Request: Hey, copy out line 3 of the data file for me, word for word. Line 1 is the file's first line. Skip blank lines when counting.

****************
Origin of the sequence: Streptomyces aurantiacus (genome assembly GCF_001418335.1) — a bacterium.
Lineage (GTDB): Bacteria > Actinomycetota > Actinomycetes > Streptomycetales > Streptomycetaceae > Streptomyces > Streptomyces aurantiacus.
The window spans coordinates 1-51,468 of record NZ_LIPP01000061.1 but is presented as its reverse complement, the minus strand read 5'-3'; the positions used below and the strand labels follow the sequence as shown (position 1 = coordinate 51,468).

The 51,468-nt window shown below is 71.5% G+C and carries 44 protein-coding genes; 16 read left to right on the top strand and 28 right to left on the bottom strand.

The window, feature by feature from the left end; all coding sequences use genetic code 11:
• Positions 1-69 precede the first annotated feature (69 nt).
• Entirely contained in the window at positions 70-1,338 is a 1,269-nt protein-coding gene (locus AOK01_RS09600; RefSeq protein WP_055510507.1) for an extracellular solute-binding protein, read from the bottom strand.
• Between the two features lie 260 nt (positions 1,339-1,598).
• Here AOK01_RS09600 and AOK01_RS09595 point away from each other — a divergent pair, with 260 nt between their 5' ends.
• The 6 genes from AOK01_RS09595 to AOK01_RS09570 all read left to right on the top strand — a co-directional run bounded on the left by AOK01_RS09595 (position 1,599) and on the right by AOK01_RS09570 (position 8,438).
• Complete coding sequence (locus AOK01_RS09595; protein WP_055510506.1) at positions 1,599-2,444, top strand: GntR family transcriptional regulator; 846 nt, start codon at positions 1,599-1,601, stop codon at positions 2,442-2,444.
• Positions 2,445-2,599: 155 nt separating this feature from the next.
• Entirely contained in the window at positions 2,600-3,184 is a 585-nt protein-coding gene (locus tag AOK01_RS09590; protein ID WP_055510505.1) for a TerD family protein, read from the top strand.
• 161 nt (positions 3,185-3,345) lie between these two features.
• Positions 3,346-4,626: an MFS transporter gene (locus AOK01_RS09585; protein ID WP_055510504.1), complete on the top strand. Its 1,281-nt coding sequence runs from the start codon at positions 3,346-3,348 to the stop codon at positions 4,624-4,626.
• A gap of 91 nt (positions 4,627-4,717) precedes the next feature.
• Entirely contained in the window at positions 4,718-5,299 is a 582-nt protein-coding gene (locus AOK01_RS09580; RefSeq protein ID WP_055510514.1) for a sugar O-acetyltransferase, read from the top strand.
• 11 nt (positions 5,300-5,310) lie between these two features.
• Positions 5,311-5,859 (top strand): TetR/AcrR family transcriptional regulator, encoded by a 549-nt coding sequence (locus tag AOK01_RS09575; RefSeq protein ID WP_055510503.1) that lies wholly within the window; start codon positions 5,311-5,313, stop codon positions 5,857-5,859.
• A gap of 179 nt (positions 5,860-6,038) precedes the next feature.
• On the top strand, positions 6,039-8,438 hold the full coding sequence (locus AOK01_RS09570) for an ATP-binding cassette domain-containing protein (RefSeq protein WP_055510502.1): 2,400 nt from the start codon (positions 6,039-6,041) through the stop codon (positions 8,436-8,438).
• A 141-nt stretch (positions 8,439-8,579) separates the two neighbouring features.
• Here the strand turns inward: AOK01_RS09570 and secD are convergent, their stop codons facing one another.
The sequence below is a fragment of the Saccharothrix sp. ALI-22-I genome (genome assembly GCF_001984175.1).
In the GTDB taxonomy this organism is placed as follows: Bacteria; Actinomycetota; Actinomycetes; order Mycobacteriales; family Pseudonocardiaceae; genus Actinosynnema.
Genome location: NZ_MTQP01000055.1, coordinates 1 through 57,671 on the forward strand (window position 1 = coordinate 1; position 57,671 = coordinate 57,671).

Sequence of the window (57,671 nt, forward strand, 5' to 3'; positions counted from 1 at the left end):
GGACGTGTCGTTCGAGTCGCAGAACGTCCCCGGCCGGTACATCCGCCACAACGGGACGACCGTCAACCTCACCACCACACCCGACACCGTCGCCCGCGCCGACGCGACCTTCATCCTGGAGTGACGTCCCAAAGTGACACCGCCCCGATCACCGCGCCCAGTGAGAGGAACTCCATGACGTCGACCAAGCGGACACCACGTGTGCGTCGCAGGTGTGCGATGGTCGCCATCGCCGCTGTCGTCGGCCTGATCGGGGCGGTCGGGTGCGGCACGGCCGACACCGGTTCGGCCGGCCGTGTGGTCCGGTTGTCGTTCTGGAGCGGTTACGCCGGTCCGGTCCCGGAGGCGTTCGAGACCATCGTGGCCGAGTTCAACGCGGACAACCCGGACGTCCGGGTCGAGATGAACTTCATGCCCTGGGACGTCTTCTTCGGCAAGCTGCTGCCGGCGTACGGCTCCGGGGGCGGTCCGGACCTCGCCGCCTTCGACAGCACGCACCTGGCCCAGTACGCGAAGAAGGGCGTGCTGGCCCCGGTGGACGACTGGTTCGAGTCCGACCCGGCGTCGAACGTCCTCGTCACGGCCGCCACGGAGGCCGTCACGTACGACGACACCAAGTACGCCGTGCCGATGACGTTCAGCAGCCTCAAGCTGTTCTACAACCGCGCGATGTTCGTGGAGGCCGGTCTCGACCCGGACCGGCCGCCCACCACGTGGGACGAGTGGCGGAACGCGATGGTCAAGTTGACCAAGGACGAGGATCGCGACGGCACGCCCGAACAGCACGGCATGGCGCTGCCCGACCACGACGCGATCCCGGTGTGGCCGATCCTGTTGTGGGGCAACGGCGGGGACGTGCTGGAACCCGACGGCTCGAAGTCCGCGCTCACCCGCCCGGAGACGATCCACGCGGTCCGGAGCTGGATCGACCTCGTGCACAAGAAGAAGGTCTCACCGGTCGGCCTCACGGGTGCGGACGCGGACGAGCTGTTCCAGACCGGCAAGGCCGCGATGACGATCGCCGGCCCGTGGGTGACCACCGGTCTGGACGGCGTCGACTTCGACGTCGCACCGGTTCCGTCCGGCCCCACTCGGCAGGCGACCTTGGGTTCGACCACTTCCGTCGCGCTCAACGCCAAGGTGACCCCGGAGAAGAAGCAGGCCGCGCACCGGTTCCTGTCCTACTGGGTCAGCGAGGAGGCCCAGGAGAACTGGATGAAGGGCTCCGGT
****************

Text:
The window spans coordinates 1-51,468 of record NZ_LIPP01000061.1 but is presented as its reverse complement, the minus strand read 5'-3'; the positions used below and the strand labels follow the sequence as shown (position 1 = coordinate 51,468).